Building a pantry of dried and canned goods shouldn’t cost you an arm and a leg. Using these tips, I’ll teach you how to stock your pantry on a budget!
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Stocking up your pantry can very quickly get expensive if you aren’t careful. But, there are a few things you can do to help keep your food bill down without having to sacrifice or go without. I’ve put together a few tips on how to stock your pantry on a budget to help you save money.
Shop Discount Stores
Aldi and Ruler Foods are fantastic places to get food cheaply but they are by no means the only discount stores that exist. In fact, many of them are local stores with clever names like Stuff and Things.
Your local dollar store is also a fantastic place to stock up on canned foods. But, make sure you check the expiration date on everything you buy from discount stores before you put them in your basket. You don’t want to buy anything nearing its expiration.
It also helps to know what you already have on hand, so use my free Pantry and Freezer Inventory printables to keep track of what you have in your pantry and what you need to buy.
Buy in Bulk
When possible you can save a considerable amount of money by buying in bulk. Specifically, buying canned foods and dry foods in large quantities can wind up costing less than half the price per ounce as smaller portions. Check the price per unit to see the difference.
If you don’t have a need for 20 pounds of flour or rice, you can still shop from the bulk bin aisle of your grocery store. You can bring glass jars with you and fill them with as much or as little as you need.
Sometimes you even find yourself with ingredients on hand that you got for one specific recipe and now need ideas for how to use it up like glutinous rice flour (link to ways to use this ingredient). It’s fun to find new ways to use ingredients and helps cut down on waste.
Ditch Name Brand
When it comes to saving money on food one of the best things you can do is switch from name brand to store-brand foods. For most foods, there is very little difference in taste and quality between the more expensive name brand and the generic.
Look For Long Shelf Life Foods
When it comes to stocking your pantry you want to look for foods that have a long shelf life, meaning they aren’t likely to go bad anytime soon. Dried foods like beans, rice, oats, and pasta are the best to stock up on.
Just be sure to check for the use-by date before you buy the food and if you can, dig to the back of the shelf where you’ll find the food that has the furthest expiration date.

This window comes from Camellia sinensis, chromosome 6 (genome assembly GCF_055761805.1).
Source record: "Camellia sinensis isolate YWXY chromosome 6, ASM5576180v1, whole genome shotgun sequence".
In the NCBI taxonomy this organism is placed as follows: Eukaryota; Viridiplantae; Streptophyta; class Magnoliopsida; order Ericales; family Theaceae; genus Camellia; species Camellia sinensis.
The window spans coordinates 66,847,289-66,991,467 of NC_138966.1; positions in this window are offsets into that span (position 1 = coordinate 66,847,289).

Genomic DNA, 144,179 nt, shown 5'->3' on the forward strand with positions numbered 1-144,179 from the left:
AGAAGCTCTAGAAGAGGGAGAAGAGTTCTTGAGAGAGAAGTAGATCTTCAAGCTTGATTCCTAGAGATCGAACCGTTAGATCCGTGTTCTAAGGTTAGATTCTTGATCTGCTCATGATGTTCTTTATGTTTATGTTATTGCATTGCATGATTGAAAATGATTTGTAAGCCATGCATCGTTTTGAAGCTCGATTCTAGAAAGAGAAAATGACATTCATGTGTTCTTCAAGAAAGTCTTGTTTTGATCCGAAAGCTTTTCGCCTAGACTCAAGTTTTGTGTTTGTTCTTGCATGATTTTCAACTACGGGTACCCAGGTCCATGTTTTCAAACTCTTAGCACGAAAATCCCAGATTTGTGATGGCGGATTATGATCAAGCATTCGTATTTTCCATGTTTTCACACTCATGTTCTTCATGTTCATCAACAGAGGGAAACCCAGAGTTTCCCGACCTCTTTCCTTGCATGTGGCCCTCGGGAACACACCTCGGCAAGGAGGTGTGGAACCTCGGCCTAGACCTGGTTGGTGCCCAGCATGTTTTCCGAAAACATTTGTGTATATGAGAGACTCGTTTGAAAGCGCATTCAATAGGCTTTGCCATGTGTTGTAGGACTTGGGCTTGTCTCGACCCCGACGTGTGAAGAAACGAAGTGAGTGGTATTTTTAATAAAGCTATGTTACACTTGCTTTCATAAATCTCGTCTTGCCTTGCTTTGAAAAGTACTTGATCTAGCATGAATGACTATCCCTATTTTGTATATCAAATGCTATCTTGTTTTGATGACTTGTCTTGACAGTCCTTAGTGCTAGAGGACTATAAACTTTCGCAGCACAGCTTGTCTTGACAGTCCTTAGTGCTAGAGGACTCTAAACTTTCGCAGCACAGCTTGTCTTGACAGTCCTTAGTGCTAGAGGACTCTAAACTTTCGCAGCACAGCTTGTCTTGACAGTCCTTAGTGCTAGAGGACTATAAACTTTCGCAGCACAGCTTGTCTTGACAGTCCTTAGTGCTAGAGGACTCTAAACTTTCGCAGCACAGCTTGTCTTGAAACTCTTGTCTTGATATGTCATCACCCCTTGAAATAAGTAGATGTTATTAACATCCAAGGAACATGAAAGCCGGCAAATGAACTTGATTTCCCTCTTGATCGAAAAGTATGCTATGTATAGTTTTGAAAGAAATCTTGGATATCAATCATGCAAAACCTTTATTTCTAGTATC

Know the Prices for Your Top 10 Foods
Identify what the top 10 foods are that are consumed in your house. This likely includes coffee, pasta, rice, and a tomato product either in a can or in a jar. Keep that list on you and check the price of these things in every store you go to. Keep track of the lowest price you see and which store you see it in.
Over the long term, you’ll end up saving quite a lot of money on these items just by knowing where to get the best price for them.
Download my free Price Book for tracking prices for your Top 10 Foods to know what the best price is for stocking up!
Price Compare Frozen vs Canned by Weight
While you’re shopping compare the cost of frozen food vs canned foods. Sometimes frozen is cheaper than canned but not always. You should also consider how much freezer space you have.
If your freezer is on the smaller side you might want to forgo frozen veggies so you have more room for meat. In which case you’ll want to buy canned veggies.
Buy Components, Not Meals
Pouches of fried rice you can just throw in the microwave are a fantastic invention, but wow are they expensive when you compare it with buying all the ingredients individually and making it yourself.
You pay a lot for convenience and when you’re on a budget you simply can’t afford them. Stock your pantry on a budget by buying dried rice, bullion cubes and powdered milk to make your own creamy rice.
Shop in Asian Food Stores
Your local Asian food store is an excellent place to purchase rice in bulk as well as dried herbs. The dried goods sections of Asian markets even include dried fish and shrimp that can be used to make very flavorful broths, a perfect addition when stocking up your pantry.
You’ll also be able to find much larger containers of soy sauce, sweet chili sauce, and even things like olive oil. You’ll find that the prices are much more reasonable than if you were trying to buy the same foods from a major retailer.
Grow It Yourself
Finally, if you have space consider growing your own food. You don’t even need to have a yard to grow food. Many of the foods you know and love, including potatoes, can be grown indoors. A packet of lettuce seeds will cost you $2 and have the potential to give you 200 heads of lettuce!
This AeroGarden is perfect for growing herbs right on your kitchen counter. I’ve had mine for three years now and always have an abundance of basil, dill and chives on hand.
Check out my post Container Gardening for Beginners for tips on how to get started with your own garden whether you have a yard or not.